Along with all the glorious perks of living in the Golden State, including year-round good weather, breathtaking scenery, and movie stars, Californians also have to (unfortunately) deal with some of the nation’s worst traffic. And with all those cars packing the roads, accidents are quite common. This means drivers should be aware of at least the basics of California accident compensation laws, but often aren’t. This short article walks you through a breakdown of the most important aspects of our state’s laws pertaining to accident compensation.
Basic Negligence Rules
California is an “at fault” system, which means that if you are in a car accident you must show fault on the part of the other driver if you want to successfully seek compensation. California is also a “pure comparative negligence” jurisdiction. This distinction means that a court of law will proportion out responsibility for shouldering the cost of an accident based upon a liability percentage assigned to each driver.
This is best shown through example. If Driver #1 suffers $10,000 worth of damage in a car accident but a judge or jury finds that they are 10% at fault for the accident, while Driver #2 shoulders 90% of the blame, then Driver #1 would only be awarded $9,000 in damages. This is pure comparative negligence. Of course, if Driver #1 is found to be blame-free and Driver #2 is found to be entirely at fault, then the first driver could be awarded the full $10,000.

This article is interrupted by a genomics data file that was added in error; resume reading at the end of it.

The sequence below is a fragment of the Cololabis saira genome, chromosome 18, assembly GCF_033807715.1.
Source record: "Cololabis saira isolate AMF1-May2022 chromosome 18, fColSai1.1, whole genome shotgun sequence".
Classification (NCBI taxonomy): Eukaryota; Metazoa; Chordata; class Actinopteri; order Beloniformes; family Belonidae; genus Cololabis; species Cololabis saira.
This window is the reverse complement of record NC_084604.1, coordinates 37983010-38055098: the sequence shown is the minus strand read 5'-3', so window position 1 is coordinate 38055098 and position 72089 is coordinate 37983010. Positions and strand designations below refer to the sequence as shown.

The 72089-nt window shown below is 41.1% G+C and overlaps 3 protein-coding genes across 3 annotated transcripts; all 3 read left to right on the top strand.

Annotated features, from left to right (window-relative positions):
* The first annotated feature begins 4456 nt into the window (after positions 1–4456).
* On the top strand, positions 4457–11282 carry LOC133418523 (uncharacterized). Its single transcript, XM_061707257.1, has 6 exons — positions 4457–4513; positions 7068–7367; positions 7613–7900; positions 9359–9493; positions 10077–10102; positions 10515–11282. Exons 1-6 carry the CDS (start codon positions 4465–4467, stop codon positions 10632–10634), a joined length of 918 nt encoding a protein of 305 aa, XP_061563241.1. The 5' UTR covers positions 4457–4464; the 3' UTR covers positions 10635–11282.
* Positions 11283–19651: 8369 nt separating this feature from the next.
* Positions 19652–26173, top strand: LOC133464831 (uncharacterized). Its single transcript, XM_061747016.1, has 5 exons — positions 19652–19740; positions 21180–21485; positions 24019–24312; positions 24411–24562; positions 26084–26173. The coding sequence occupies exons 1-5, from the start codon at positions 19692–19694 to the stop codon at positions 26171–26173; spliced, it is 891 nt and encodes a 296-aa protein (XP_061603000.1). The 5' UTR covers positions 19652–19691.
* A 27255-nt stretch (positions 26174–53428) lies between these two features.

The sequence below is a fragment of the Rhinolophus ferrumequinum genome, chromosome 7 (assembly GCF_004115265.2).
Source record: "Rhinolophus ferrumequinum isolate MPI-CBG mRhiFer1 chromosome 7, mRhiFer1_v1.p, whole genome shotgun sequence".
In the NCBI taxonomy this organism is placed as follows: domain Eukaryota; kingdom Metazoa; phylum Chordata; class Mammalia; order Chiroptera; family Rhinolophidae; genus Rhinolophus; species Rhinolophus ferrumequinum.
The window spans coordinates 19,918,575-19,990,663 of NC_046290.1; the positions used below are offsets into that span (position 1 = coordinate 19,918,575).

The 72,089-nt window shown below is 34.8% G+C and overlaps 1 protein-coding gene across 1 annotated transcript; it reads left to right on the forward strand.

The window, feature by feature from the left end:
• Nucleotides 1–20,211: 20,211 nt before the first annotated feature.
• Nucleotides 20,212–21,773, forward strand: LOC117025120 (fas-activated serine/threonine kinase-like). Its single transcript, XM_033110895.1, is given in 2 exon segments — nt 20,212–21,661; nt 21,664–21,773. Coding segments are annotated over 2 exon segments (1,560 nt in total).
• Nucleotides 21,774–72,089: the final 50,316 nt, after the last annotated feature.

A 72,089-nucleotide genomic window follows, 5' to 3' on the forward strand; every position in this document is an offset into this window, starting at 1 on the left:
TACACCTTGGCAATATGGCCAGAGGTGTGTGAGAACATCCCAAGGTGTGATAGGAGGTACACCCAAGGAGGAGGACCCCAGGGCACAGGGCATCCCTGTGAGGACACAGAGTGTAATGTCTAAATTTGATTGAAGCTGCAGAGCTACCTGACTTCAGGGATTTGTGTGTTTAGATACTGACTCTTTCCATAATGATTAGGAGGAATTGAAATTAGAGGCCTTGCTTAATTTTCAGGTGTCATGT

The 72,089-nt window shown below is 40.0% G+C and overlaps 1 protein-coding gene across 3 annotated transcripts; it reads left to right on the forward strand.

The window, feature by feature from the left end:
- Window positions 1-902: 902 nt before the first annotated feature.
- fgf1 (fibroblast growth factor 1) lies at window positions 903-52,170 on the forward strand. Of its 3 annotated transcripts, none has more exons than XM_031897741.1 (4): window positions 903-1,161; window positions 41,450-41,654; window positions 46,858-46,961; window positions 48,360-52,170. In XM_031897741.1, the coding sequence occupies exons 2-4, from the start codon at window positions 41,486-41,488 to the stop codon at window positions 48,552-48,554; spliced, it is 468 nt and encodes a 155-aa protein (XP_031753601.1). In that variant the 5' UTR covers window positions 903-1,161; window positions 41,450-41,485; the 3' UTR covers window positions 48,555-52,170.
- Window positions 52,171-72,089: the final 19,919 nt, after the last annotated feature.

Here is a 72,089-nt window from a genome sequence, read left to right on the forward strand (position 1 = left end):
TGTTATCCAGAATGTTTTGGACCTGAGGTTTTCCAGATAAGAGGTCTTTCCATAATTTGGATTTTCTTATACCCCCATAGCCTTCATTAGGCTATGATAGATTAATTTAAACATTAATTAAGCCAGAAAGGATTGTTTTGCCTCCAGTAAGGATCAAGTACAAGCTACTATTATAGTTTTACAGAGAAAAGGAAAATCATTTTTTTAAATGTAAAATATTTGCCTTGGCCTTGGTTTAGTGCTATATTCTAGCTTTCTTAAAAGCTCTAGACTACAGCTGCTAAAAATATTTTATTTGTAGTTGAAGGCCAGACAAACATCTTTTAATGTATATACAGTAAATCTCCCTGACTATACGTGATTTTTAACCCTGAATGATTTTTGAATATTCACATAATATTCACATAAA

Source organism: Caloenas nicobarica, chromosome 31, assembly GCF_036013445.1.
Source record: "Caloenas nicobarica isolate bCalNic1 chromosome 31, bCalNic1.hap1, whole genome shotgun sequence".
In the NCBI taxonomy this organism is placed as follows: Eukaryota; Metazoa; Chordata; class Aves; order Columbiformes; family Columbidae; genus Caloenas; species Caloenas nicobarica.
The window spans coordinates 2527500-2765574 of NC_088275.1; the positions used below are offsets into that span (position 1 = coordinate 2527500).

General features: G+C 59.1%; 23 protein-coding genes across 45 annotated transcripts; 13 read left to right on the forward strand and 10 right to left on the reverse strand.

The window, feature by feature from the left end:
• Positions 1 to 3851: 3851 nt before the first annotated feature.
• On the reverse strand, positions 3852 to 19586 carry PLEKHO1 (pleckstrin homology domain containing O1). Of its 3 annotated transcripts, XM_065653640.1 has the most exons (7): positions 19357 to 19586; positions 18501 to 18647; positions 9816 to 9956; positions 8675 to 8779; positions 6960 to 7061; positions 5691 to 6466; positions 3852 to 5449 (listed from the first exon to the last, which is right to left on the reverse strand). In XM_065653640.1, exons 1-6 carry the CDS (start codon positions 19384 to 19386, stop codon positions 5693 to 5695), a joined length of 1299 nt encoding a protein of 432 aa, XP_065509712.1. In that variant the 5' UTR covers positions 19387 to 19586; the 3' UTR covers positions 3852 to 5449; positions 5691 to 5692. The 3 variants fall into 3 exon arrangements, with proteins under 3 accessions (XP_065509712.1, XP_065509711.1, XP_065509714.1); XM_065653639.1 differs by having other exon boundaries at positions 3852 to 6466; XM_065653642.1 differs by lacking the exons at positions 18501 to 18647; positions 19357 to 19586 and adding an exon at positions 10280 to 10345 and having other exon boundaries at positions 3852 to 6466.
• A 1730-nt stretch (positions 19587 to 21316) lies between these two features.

Statute of Limitations
A statute of limitations is a deadline for bringing your claim in a court of law. With limited exceptions to the rule, when a plaintiff has an otherwise valid claim but fails to file a lawsuit within the requisite amount of time, the claim will fail as a matter of law. Here are the various statutes of limitations in California that pertain to car accidents:
- Personal injury claims: 2 years
- Property damage claims: 3 years
- Claims against a government agency: 6 months
Since it takes a good deal of preparation to get ready to file a lawsuit, it’s very important that you see a Southern California car accident lawyer as soon as possible after a car accident.
Types of Damages
Car accidents can produce a variety of both economic and non-economic damages. Here are examples of each:
- Economic damages are easily measured in money or cost, and include property damage, past and future medical care related to the accident, and lost wages from time you cannot be at work while recovering.
- Non-economic damages cannot be easily measured in terms of money, and include pain and suffering, disability, disfigurement, and emotional distress.
If you or a loved one have been hurt in a car accident there is no time to waste. Since California’s statute of limitations impose a deadline on filing your claim in a court of law, you’ll want to call the Southern California car accident lawyers at Steinberg Injury Lawyers as soon as possible to get a free consultation and evaluation of your case. Our number is 1-800-350-8888. Call us today to find out how we can help.